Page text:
| Part 2 Though the vast majority of his writings on music dealt primarily with the classical tradition, Theodor Adorno (1903-1969) also devoted a considerable amount of attention to jazz. To say Adorno was skeptical of this dance music that had paddled its way across the Atlantic, would be a gross understatement at best. On top of being incredibly biased, his opinions on jazz music were so harsh, that one may wonder if they are to be taken seriously at all. Indeed, many jazz historians have dismissed them altogether, while others went so far as to consider them "the stupidest pages ever written about jazz." Nonetheless, Adorno's jazz essays are of great historical value.
Theodor Adorno, best known for his critical social theory, was a German thinker and one of the leading theorists of the Frankfurt School. Apart from being among the most renowned philosophers on aesthetics of the twentieth century, he also grew to be one of the harshest critics of jazz, for it embodied the very "mass culture" he so strongly opposed. Adorno's first writing on jazz appeared in 1933, at which point it was published in the Europäische Revue
, a conservative and national socialist magazine. The essay, titled Abschied vom Jazz
("Farewell to Jazz"), was prompted by the radio ban on the so-called "niggerjazz," that had recently been imposed on German broadcasting stations. In this article, Adorno ironically claimed that the prohibition of jazz was unnecessary, since it had already reached the end of its short musical lifespan and had succumbed to all kinds of commercial pressure. A painful conclusion it must have been to realize that as years passed, jazz did anything but lose its popularity. In 1937, Adorno's second article "On Jazz" (Über Jazz
) appeared in the Zeitschrift für Sozialforschung
, the yearly journal issued by the Institute for Social Research of the Frankfurt School. By this time, Adorno had already left Germany due to his Jewish heritage, and was now residing in England, where he pursued a doctor's degree at the University of Oxford. The article was published under the pen name Hektor Rottweiler, supposedly to dissociate himself from the broad German public, that largely consisted of jazz enthusiasts.
Adorno initiates Über Jazz
with a lengthy theoretical analysis of the technical aspects of jazz, as he interprets them. Its foremost innovation was to be found in the extensive use of the syncopation, a rhythmical phenomenon widely associated with jazz music. According to Adorno, syncopation could be recognized by two subcategories: anticipation ("Überbindung"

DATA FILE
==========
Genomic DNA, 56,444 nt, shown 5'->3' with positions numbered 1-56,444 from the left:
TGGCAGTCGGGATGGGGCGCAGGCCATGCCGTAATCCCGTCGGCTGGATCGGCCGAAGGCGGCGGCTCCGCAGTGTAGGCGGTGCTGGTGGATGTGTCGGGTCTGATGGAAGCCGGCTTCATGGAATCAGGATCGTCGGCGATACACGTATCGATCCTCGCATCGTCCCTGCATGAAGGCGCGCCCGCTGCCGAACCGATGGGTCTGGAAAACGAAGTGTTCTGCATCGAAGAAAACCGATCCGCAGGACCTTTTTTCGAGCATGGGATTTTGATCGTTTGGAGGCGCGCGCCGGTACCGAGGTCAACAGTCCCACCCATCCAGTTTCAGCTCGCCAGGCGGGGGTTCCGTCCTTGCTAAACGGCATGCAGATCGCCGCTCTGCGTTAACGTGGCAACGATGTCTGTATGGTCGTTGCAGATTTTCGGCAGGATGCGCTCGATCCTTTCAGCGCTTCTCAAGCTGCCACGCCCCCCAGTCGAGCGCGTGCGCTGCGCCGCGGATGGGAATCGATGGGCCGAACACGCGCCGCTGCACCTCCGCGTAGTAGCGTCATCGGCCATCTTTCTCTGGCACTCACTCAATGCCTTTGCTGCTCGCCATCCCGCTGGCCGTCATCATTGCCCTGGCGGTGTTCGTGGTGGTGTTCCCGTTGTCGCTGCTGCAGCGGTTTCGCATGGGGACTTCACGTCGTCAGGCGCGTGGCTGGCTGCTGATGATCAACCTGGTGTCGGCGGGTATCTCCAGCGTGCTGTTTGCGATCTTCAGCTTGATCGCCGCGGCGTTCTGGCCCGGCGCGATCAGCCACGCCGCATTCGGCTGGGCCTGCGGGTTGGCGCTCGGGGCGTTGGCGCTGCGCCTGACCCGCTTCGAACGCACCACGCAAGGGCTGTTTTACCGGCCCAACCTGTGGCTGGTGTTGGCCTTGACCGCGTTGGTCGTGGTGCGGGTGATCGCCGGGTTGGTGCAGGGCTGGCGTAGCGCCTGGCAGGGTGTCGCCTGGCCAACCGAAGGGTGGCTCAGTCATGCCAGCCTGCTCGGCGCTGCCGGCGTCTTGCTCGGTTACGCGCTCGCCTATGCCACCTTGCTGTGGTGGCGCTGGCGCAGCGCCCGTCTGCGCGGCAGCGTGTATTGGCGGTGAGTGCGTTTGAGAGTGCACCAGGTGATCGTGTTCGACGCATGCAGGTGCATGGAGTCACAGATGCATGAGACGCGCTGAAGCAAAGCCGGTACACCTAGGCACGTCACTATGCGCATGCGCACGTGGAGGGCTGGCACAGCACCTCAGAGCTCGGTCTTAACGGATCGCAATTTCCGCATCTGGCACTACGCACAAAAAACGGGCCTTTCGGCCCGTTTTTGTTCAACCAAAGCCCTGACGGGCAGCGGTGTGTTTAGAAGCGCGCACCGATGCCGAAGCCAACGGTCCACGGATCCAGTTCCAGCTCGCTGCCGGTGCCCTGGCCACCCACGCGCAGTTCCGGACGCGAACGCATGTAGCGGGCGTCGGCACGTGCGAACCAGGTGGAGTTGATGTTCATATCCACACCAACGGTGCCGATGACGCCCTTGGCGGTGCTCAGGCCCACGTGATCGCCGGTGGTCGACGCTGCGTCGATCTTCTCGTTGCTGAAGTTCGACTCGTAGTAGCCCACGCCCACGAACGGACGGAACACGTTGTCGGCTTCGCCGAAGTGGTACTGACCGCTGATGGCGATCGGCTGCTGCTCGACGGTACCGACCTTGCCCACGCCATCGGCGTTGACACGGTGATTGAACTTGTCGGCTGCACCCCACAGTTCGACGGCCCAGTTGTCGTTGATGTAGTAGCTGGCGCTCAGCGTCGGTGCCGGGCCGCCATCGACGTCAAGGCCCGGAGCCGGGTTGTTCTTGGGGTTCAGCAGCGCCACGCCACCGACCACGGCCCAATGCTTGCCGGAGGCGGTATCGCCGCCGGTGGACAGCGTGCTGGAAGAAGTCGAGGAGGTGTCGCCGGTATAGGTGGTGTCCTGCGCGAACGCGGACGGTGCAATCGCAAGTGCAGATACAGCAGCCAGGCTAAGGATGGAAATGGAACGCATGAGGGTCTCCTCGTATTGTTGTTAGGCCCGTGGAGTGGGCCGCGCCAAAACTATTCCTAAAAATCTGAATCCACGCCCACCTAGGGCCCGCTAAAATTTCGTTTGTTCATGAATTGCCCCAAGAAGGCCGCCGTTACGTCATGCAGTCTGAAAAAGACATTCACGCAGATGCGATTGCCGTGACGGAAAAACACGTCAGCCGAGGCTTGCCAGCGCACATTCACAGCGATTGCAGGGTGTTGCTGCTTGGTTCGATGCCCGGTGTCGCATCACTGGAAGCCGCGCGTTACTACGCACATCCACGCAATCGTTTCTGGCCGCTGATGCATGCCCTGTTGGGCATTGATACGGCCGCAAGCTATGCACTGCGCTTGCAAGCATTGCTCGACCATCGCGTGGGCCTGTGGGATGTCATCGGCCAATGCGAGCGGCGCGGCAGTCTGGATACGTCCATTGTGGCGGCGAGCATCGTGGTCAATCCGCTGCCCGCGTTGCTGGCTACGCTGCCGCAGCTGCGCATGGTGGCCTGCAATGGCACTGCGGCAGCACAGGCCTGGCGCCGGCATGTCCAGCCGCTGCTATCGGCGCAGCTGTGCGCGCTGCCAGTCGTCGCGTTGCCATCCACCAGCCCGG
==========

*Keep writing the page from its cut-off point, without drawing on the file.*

) and delay ("Aussparung
"). Other rhythmical novelties of jazz were the "Scheintakt
" or "pseudo-bar," that was created when a rhythmical pattern of three beats would extend over the 4/4 bar lines, and the typical instrumental solo break. The latter was accused of being no more than a hotchpotch of clichés, reflecting the canonical Marxian concept of false consciousness
: one is given the illusion of freedom (improvisation), but forced to choose from a list of existing commodities (clichés). Adorno explained that, no matter how complex and rhythmically daring a jazz musician would play, he would always surrender to the "dictatorship" of the 4/4 metre and the 32-bar song form.
Jazz timbre was characterized by the vibrato, whereas all other forms of instrumental timbre, such as slaptonguing, growling and other vocalization techniques, were simply dismissed as decadent showmanship. Further analysis led him to believe that jazz harmony was merely an imitation of impressionism: Ninth chords, constant structures, stereotypical blue notes and other "vertical charms" that jazz offered were all "taken from Debussy." From this extensive analysis, Adorno concluded that jazz is defined by its dichotomy between the rigid and the excess: Despite its false idea of freedom, jazz is mechanical and "soulless," since it is continuously hamstrung by its stylistic limitations, while on the other hand, jazz depends greatly on its explosive, flamboyant virtuosity and almost circus-like showmanship.